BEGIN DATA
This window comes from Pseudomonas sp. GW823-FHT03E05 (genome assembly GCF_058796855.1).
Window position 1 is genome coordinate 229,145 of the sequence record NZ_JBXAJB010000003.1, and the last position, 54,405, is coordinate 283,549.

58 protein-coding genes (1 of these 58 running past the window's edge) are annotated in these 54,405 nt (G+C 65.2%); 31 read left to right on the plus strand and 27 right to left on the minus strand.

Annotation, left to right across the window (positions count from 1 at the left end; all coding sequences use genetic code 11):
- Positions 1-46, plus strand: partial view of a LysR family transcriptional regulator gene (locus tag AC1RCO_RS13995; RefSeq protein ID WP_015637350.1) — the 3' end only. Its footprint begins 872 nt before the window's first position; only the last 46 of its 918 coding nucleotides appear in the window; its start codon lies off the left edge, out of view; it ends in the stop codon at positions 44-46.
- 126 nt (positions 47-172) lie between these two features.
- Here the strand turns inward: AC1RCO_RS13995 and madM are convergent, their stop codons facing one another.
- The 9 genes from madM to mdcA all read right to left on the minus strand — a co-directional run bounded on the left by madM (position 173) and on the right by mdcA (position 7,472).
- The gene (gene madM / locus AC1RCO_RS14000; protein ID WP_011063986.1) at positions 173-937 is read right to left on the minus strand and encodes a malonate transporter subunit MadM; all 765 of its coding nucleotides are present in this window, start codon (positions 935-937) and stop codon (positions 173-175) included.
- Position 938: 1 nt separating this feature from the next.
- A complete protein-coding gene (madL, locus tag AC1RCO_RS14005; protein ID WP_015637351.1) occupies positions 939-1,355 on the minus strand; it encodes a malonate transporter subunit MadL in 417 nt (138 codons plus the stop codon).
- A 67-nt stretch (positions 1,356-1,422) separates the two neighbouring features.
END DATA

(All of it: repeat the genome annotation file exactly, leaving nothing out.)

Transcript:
This window comes from Pseudomonas sp. GW823-FHT03E05 (genome assembly GCF_058796855.1).
Window position 1 is genome coordinate 229,145 of the sequence record NZ_JBXAJB010000003.1, and the last position, 54,405, is coordinate 283,549.

58 protein-coding genes (1 of these 58 running past the window's edge) are annotated in these 54,405 nt (G+C 65.2%); 31 read left to right on the plus strand and 27 right to left on the minus strand.

Annotation, left to right across the window (positions count from 1 at the left end; all coding sequences use genetic code 11):
- Positions 1-46, plus strand: partial view of a LysR family transcriptional regulator gene (locus tag AC1RCO_RS13995; RefSeq protein ID WP_015637350.1) — the 3' end only. Its footprint begins 872 nt before the window's first position; only the last 46 of its 918 coding nucleotides appear in the window; its start codon lies off the left edge, out of view; it ends in the stop codon at positions 44-46.
- 126 nt (positions 47-172) lie between these two features.
- Here the strand turns inward: AC1RCO_RS13995 and madM are convergent, their stop codons facing one another.
- The 9 genes from madM to mdcA all read right to left on the minus strand — a co-directional run bounded on the left by madM (position 173) and on the right by mdcA (position 7,472).
- The gene (gene madM / locus AC1RCO_RS14000; protein ID WP_011063986.1) at positions 173-937 is read right to left on the minus strand and encodes a malonate transporter subunit MadM; all 765 of its coding nucleotides are present in this window, start codon (positions 935-937) and stop codon (positions 173-175) included.
- Position 938: 1 nt separating this feature from the next.
- A complete protein-coding gene (madL, locus tag AC1RCO_RS14005; protein ID WP_015637351.1) occupies positions 939-1,355 on the minus strand; it encodes a malonate transporter subunit MadL in 417 nt (138 codons plus the stop codon).
- A 67-nt stretch (positions 1,356-1,422) separates the two neighbouring features.